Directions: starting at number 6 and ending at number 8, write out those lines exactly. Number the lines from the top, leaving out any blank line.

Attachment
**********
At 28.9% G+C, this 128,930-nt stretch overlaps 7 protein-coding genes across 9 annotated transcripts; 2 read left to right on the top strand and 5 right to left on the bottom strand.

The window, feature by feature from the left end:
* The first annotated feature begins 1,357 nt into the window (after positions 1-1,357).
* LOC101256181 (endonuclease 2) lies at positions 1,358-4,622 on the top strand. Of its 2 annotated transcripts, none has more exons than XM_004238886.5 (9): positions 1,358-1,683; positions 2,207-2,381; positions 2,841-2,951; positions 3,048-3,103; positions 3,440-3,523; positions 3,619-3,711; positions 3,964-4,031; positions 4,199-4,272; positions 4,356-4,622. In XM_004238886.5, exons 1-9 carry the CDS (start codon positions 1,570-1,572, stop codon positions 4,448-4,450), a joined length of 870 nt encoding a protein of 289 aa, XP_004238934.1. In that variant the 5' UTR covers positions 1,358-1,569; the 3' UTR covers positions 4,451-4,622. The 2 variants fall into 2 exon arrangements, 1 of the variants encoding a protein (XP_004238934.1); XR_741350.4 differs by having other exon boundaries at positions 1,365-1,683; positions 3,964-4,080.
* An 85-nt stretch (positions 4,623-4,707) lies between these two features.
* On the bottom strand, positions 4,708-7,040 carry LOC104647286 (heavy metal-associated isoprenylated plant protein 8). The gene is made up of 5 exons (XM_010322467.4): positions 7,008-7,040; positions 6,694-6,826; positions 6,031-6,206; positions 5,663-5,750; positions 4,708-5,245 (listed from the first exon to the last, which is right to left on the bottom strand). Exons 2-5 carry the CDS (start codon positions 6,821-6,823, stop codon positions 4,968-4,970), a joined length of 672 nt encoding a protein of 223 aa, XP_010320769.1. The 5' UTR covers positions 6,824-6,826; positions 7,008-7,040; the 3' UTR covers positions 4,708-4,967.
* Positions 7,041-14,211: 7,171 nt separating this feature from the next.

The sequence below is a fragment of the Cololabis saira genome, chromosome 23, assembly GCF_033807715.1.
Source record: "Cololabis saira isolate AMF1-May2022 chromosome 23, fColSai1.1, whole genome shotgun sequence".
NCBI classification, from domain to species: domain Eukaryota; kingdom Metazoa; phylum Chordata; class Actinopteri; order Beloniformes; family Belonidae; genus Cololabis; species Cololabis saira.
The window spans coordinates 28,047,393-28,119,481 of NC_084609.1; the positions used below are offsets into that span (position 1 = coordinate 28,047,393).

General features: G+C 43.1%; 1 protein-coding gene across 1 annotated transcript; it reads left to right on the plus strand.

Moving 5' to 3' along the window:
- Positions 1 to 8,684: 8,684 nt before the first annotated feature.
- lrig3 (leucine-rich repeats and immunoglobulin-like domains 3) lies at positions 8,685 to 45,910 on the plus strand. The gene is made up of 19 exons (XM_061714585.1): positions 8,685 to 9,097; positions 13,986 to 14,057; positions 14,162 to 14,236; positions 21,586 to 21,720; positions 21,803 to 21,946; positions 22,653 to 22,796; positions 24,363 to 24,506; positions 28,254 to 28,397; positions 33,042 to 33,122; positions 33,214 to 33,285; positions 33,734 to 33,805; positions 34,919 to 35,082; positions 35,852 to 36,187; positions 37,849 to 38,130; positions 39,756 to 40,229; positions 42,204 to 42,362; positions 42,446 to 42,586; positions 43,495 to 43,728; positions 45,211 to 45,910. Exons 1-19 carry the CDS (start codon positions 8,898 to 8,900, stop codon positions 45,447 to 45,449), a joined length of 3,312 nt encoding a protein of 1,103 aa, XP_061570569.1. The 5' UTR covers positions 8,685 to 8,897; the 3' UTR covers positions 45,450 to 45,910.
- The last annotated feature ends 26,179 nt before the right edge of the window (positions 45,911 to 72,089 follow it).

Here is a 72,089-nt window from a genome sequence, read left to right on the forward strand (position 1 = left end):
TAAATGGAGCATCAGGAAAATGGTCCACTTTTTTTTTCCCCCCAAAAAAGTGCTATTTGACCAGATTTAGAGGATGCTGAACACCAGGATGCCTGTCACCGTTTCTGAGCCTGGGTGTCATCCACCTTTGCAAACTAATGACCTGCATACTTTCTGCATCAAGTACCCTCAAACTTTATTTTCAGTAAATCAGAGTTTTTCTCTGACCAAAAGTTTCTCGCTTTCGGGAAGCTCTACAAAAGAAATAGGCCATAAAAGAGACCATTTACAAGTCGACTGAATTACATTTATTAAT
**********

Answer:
* On the bottom strand, positions 4,708-7,040 carry LOC104647286 (heavy metal-associated isoprenylated plant protein 8). The gene is made up of 5 exons (XM_010322467.4): positions 7,008-7,040; positions 6,694-6,826; positions 6,031-6,206; positions 5,663-5,750; positions 4,708-5,245 (listed from the first exon to the last, which is right to left on the bottom strand). Exons 2-5 carry the CDS (start codon positions 6,821-6,823, stop codon positions 4,968-4,970), a joined length of 672 nt encoding a protein of 223 aa, XP_010320769.1. The 5' UTR covers positions 6,824-6,826; positions 7,008-7,040; the 3' UTR covers positions 4,708-4,967.
* Positions 7,041-14,211: 7,171 nt separating this feature from the next.

The sequence below is a fragment of the Cololabis saira genome, chromosome 23, assembly GCF_033807715.1.